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Tuesday, September 1, 2015

Weight Loss Research: Possible 'obesity gene' discovered ♦ Physician support key to successful weight loss ♦ Eating 'on the go' could lead to weight gain

Possible 'obesity gene' discovered A gene that could be an important cause of obesity has been discovered by researchers. Discovery of this direct link between a protein and fat production points the way to a possible drug therapy. Scientists theorize that by suppressing the gene or blocking the protein, they could prevent fat accumulation in people who are overweight, or are on their way to becoming so
Obesity breakthrough: Metabolic master switch prompts fat cells to store or burn fat Obesity is one of the biggest public health challenges of the 21st century. Affecting more than 500 million people worldwide, obesity costs at least $200 billion each year in the United States alone, and contributes to potentially fatal disorders such as cardiovascular disease, type 2 diabetes, and cancer. Scientists have now revealed the mechanism underlying the genomic region most strongly associated with obesity. The findings uncover a genetic circuit that controls whether our bodies burn or store fat. Manipulating that genetic circuit may offer a new approach for obesity treatments.
Physician support key to successful weight loss A review of survey data from more than 300 obese people who participated in a federally funded weight loss clinical trial found that although the overall weight loss rates were modest, those who rated their primary care doctor’s support as particularly helpful lost about twice as many pounds as those who didn’t.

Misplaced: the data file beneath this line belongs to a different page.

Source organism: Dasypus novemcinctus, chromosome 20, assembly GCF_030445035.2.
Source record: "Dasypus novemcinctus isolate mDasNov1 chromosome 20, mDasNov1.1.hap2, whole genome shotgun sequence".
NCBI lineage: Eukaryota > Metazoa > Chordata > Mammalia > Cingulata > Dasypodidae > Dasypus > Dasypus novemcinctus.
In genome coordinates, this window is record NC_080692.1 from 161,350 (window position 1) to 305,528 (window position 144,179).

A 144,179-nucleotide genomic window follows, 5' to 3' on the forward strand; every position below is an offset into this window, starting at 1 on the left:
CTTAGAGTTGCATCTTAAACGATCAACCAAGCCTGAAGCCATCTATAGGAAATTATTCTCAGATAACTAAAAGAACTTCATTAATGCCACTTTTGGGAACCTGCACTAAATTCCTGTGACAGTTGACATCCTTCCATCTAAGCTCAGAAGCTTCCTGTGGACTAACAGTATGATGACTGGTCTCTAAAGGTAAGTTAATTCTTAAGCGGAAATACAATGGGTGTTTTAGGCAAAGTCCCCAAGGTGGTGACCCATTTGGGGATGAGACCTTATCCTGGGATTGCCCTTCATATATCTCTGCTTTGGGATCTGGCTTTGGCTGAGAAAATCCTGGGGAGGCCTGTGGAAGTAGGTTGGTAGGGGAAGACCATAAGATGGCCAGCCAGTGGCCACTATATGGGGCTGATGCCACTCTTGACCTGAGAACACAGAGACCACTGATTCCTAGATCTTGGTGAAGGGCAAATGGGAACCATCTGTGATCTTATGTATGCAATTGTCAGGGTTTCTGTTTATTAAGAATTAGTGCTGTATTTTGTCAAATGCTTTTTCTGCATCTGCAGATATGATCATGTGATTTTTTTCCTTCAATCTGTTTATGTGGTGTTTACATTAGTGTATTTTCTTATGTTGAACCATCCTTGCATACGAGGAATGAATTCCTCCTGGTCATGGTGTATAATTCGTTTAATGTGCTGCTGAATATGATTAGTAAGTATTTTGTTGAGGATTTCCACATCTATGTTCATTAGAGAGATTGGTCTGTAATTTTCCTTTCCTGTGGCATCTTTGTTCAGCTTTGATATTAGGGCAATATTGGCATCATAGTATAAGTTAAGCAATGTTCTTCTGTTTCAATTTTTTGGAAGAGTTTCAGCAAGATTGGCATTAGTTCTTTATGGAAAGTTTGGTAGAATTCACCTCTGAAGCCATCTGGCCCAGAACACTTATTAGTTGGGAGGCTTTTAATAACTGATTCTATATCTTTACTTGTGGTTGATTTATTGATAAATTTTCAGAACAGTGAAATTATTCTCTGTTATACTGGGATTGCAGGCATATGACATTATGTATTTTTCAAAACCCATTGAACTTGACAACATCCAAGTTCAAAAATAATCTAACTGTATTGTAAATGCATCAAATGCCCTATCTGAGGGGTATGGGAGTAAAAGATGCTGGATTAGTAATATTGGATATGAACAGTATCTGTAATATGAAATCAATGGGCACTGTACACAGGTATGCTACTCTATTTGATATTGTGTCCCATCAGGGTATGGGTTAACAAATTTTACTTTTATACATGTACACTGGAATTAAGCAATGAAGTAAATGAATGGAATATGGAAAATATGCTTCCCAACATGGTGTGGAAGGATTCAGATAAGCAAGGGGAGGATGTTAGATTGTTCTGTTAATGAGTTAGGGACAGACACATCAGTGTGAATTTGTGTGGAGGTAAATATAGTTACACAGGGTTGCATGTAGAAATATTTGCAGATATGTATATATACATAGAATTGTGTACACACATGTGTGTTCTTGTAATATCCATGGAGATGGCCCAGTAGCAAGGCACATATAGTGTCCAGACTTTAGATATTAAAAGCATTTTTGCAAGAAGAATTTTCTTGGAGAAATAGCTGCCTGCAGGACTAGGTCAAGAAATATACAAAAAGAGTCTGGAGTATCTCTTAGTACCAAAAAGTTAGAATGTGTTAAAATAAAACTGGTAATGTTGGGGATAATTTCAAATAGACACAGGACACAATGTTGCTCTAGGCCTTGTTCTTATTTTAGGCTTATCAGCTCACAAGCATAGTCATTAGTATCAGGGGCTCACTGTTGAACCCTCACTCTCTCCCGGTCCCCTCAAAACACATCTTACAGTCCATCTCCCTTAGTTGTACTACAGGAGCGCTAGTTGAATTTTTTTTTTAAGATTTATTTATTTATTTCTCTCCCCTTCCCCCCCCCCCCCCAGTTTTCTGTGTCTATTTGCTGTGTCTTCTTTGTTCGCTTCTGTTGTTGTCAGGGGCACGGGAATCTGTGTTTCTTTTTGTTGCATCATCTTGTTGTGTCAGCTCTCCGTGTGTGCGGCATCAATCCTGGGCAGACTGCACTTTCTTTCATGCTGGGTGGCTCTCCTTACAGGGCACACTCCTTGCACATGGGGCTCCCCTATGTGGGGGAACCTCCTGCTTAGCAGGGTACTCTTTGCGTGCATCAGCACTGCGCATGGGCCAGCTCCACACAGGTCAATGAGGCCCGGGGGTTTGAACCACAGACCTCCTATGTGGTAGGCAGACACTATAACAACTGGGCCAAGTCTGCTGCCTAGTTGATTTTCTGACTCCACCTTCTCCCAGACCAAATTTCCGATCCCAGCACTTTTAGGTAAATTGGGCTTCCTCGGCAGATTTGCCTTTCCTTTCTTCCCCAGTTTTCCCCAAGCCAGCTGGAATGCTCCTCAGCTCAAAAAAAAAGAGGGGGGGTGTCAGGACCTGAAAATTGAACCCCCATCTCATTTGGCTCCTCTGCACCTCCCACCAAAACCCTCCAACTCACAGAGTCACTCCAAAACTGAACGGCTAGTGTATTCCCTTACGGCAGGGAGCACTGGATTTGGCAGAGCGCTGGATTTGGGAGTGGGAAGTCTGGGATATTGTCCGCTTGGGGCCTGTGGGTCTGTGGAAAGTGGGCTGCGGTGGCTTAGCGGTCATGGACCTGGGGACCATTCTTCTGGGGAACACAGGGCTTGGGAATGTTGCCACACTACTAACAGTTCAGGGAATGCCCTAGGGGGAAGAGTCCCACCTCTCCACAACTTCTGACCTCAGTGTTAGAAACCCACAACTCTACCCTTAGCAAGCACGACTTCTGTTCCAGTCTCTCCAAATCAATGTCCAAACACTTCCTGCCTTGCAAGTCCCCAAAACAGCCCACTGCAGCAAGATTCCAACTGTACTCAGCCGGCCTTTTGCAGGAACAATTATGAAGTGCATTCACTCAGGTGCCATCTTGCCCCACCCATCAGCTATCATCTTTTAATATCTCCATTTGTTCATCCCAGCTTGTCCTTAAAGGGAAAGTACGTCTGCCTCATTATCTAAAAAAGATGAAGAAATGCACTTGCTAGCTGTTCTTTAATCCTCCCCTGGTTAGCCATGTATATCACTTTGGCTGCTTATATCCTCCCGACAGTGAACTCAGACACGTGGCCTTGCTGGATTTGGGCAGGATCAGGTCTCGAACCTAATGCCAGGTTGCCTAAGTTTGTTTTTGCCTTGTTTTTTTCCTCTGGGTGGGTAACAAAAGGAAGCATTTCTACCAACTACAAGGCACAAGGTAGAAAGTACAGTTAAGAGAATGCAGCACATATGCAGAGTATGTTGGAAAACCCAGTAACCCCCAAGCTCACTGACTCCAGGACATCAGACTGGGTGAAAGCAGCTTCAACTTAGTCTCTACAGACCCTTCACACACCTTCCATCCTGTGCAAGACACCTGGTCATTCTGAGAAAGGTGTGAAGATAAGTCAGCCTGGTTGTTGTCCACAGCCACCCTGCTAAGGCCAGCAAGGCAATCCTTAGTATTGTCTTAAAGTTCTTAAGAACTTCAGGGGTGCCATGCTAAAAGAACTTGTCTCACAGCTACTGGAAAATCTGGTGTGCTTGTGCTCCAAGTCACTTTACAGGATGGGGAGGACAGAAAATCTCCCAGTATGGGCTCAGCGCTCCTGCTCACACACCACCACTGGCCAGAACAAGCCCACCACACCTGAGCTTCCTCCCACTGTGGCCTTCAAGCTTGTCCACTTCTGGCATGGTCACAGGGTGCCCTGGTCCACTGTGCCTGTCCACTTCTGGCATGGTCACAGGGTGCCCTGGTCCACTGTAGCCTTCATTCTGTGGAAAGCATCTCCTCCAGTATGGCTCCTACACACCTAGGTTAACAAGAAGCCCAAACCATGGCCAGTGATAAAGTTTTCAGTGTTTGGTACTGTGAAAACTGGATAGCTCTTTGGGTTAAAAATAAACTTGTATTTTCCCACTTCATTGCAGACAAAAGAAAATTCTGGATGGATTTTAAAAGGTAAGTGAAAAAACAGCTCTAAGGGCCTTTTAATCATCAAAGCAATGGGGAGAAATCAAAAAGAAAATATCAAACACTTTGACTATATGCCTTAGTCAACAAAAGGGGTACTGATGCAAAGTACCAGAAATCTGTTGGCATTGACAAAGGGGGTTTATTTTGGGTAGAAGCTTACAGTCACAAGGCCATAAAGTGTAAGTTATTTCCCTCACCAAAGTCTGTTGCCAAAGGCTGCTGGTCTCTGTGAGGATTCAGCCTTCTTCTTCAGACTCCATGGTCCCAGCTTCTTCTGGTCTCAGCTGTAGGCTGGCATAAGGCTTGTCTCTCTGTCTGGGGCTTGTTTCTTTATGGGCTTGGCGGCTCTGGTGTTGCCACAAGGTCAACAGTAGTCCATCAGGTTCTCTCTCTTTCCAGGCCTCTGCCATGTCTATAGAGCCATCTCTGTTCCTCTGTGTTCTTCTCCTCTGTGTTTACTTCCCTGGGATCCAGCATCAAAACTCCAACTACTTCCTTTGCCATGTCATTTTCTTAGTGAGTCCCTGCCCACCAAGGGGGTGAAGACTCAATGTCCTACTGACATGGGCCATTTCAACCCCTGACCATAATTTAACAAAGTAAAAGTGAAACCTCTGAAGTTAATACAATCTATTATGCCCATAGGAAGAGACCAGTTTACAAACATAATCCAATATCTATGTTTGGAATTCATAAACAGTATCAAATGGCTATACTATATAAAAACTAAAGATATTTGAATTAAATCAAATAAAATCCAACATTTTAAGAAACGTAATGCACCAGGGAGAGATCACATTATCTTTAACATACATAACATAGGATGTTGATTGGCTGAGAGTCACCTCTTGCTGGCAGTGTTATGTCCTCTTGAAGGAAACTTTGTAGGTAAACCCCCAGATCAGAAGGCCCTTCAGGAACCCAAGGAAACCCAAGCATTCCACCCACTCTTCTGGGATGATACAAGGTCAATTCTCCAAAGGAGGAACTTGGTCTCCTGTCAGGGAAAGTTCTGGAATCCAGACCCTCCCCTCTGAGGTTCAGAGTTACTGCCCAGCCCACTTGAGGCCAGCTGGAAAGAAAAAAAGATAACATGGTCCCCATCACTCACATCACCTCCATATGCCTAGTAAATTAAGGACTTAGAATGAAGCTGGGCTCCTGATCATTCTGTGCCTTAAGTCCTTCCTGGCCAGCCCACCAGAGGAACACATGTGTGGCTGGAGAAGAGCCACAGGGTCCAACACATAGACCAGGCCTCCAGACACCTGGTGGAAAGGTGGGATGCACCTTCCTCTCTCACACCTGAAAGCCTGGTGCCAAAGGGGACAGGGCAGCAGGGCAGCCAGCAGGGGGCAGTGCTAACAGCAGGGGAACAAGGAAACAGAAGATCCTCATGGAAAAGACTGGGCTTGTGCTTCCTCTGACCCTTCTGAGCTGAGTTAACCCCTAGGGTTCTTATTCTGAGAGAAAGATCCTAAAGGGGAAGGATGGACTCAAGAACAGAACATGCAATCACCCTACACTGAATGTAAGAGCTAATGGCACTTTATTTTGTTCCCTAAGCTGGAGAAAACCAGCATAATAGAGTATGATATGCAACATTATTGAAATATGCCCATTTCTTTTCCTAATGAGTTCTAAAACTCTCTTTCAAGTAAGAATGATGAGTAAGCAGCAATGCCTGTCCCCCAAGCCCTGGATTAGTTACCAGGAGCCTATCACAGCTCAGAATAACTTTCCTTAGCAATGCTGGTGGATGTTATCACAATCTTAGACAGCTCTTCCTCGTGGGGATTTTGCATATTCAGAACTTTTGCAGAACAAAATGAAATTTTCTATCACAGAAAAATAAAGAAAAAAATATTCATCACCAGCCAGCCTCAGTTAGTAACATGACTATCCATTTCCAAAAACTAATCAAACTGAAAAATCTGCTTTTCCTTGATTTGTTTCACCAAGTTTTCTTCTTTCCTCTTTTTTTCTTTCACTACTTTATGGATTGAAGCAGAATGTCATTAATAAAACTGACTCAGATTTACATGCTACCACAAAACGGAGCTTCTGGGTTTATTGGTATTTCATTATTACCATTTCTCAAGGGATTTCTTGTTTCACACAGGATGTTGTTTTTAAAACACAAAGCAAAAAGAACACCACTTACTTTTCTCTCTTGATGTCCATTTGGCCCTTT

Eating 'on the go' could lead to weight gain Dieters who eat 'on the go' may increase their food intake later in the day which could lead to weight gain and obesity, new research shows. The findings from the study also showed that eating while walking around triggered more overeating compared to eating during other forms of distraction such as watching TV or having a conversation with a friend.
Food may be addictive: Food craving may be 'hard-wired' in the brain An international group of researchers have found that food craving activates different brain networks between obese and normal weight patients. This indicates that the tendency to want food may be ‘hard-wired’ into the brain of overweight patients, becoming a functional brain biomarker

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